The PowerPoint slides for this talk will be posted at the URL: http://www.csee.umbc.edu/~lomonaco/Lectures.html.

References

[1] S. J. Lomonaco, A Rosetta Stone for quantum mechanics with an introduction to quantum mechanics, pages 3-65, in Quantum Computation: A Grand Mathematical Challenge for the Twenty-First Century and the Millennium, S. J. Lomonaco, ed., AMS PSAPM/58, 2002. http://arxiv.org/abs/quant-ph/0007045.

[2] S. J. Lomonaco and H. E. Brandt, (eds.), Quantum Computation and Information, AMS CONM/305, (2002).

[3] M. Nielsen and I. Chuang, Quantum Computation and Quantum Information, Cambridge University Press, 2000.

►Concentration of Measure Effects in Quantum Information

Patrick Hayden, McGill University

Quantum information theory studies methods for compressing, transmitting, correcting and encrypting data in a quantum mechanical world. From a mathematical perspective, however, it is in many ways the asymptotic theory of finite dimensional inner product spaces. In these high-dimensional spaces, concentration of measure effects are ubiquitous, and they lead to many surprising applications in the quantum information context. This course will survey some of the highlights, including how to send 2 qubits using only 1, how to encrypt a quantum message using almost no secret key, and how to beat the famous "teleportation" protocol.

References

[1] M. Ledoux,The Concentration of Measure Phenomenon, Amer. Math. Soc., 2001.

[2] P. Hayden, W. C. Leung, P. W. Shor, and A. Winter, Randomizing quantum states, Commun. Math. Phys. 250, no. 2, (2004), pp. 371-391.

[3] P. Hayden, W. C. Leung, and A. Winter, Aspects of generic entanglement, Commun. Math. Phys. 265, no. 1, (2006) pp. 95-117.

►Quantum Error Correction and Fault Tolerance

Daniel Gottesman, Perimeter Institute

Errors are likely to be a serious problem for quantum computers, both because they are built of small components and because qubits are inherently more vulnerable to error than classical bits because of processes such as decoherence. Consequently, to build a large quantum computer, we will likely need quantum error-correcting codes, which split up quantum states among a number of qubits in such a way that it is possible to correct for small errors. I will give an overview of the theory of quantum error correction and a brief discussion of fault-tolerant quantum computation, which applies quantum error-correcting codes to allow more reliable quantum computations. I will cover Shor's 9-qubit code, stabilizer codes, CSS codes, and the threshold theorem, which says that arbitrarily long reliable quantum computations are possible, provided the error rate per gate or time step is below some constant threshold value.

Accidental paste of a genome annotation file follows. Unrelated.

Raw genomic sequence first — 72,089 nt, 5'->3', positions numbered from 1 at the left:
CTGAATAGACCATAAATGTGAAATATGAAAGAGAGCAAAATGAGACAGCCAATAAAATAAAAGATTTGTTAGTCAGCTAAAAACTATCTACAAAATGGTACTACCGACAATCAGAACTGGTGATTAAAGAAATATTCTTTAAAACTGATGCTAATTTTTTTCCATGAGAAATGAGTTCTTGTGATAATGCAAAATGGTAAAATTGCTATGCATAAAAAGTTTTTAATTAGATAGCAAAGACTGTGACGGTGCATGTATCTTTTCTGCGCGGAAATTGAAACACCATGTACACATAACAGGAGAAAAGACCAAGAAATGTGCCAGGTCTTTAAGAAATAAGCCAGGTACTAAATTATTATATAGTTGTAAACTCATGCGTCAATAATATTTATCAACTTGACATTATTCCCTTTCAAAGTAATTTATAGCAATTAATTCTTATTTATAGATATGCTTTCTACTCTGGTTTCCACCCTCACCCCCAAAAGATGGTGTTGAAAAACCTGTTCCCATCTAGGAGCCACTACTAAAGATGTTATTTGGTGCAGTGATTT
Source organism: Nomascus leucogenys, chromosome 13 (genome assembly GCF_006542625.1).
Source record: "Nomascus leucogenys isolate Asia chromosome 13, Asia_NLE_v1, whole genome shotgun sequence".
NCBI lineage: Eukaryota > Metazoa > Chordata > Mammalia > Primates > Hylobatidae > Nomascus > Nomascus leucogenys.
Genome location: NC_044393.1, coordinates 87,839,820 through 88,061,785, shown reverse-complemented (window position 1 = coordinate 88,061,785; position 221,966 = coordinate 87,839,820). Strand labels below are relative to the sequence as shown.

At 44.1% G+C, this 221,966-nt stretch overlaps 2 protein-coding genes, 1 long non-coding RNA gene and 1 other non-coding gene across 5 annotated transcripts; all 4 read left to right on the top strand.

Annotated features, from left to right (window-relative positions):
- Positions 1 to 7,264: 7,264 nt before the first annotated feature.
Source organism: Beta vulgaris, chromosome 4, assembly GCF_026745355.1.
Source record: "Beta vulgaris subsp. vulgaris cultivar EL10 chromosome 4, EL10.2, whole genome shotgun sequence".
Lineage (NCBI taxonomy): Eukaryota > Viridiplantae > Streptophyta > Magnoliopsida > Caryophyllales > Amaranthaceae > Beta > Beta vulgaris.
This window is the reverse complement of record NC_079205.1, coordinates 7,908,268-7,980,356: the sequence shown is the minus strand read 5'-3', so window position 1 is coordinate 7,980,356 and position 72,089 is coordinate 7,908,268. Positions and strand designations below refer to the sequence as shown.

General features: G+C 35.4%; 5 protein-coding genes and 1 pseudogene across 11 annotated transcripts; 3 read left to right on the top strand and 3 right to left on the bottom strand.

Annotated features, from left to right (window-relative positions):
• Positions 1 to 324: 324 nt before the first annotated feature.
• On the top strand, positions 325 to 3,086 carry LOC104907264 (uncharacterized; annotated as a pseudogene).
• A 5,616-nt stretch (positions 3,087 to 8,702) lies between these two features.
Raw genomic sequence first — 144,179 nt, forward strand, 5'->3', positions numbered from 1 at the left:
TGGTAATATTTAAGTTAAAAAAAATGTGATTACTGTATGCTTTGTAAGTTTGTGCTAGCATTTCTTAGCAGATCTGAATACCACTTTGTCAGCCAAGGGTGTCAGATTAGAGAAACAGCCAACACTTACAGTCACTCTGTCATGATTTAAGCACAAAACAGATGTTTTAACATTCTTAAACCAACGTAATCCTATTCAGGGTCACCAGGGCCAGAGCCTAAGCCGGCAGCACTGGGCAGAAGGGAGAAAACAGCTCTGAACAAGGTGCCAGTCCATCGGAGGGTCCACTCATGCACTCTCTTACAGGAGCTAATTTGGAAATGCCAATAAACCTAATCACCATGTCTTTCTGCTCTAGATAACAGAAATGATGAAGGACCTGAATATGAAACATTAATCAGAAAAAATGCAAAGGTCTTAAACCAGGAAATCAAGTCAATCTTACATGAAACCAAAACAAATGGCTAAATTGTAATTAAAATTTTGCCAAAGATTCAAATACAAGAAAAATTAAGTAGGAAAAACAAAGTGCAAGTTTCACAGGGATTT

References

[1] D. Gottesman, An Introduction to Quantum Error Correction, in Quantum Computation: A Grand Mathematical Challenge for the Twenty-First Century and the Millennium, S. J. Lomonaco Jr., ed., Amer. Math. Soc., Providence, RI, 2002, pp. 221-235, quant-ph/0004072.

[4] P. Aliferis, D. Gottesman, and J. Preskill, Quantum accuracy threshold for concatenated distance-3 codes, Quant. Information and Computation 6, No. 2, (2006), 97-165, quant-ph/0504218.

►Riemannian Geometry of Quantum Computation

Howard Brandt, U. S. Army Research Laboratory

An introduction is given to some recent developments in the differential geometry of quantum computation for which the quantum evolution is described by the special unitary unimodular group in 2^n dimensions, SU(2^n). Using the Lie algebra su(2^n), detailed derivations are given of a useful Riemannian geometry of SU(2^n), including the connection and the geodesic equation for minimal complexity quantum computations. Examples of some solutions to the geodesic equation are elaborated.

References

[1] M. A. Nielsen and I. L. Chuang, Quantum Information and Computation, Cambridge University Press, 2000.

[2] M. A. Nielsen, A geometric approach to quantum circuit lower bounds, Quantum Information and Computation 6 (2006), 213-262.

[3] M. R. Dowling and M. A. Nielsen, The geometry of quantum computation, (2006), arXiv: quant-ph/0701004.

[4] M. A. Naimark and A. I. Stern, Theory of Group Representations, Springer-Verlag, New York (1982).

[5] Mark R. Sepanski, Compact Lie Groups, Springer 2007.

[6] Walter Pfeifer,The Lie Algebras su(N), Birkhäuser, Basel, 2003.

[7] P. Petersen, Riemannian Geometry, 2nd Edition, Springer, New York, 2006.

[8] Bo-Yu Hou and Bo-Yuan Hou, Differential Geometry for Physicists, World Scientific, Singapore, 1997.

[9] H. E. Brandt, "Qubit Devices" in Quantum Computation, AMS Short Course, S. J. Lomonaco,ed., Proc. Symp. Appl. Math. 59, Amer. Math. Soc., Providence, RI, 2000.

[10] S. J. Lomonaco and H. E. Brandt, eds., Quantum computation and information, Contemp. Math. 305, Amer. Math. Soc., Providence, RI, 2000.

►Quantum Knots and Mosaics

Samuel Lomonaco, University of Maryland Baltimore County

In this talk, we give a precise and workable definition of a quantum knot system, the states of which are called quantum knots. This definition can be viewed as a blueprint for the construction of an actual physical quantum system.